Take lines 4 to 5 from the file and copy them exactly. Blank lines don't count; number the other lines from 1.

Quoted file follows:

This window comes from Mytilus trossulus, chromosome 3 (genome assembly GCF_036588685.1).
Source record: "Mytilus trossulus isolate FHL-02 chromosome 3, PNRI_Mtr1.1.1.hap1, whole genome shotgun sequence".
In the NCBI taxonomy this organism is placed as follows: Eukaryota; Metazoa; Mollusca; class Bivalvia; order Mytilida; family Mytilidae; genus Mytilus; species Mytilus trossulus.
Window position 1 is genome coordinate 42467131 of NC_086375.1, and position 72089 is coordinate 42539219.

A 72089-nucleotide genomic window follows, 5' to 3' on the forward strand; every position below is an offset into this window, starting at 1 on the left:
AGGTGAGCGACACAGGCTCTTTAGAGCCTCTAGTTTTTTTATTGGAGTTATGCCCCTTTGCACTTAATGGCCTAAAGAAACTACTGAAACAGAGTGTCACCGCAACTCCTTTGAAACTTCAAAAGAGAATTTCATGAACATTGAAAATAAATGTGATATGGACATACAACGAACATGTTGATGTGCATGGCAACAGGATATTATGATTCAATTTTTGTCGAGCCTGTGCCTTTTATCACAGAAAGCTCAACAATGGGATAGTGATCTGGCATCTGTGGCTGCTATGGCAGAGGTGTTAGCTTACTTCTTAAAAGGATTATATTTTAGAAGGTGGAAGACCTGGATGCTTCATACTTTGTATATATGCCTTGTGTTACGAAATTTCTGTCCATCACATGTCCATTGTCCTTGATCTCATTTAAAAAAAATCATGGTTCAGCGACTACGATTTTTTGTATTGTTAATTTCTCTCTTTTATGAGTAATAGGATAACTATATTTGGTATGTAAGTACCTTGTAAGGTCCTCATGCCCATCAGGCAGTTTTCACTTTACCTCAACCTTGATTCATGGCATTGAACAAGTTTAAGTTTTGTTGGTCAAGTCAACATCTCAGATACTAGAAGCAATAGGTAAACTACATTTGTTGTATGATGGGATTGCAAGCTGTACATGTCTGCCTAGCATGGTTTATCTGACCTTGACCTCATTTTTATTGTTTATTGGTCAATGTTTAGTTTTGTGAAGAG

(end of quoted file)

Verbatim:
Window position 1 is genome coordinate 42467131 of NC_086375.1, and position 72089 is coordinate 42539219.

A 72089-nucleotide genomic window follows, 5' to 3' on the forward strand; every position below is an offset into this window, starting at 1 on the left: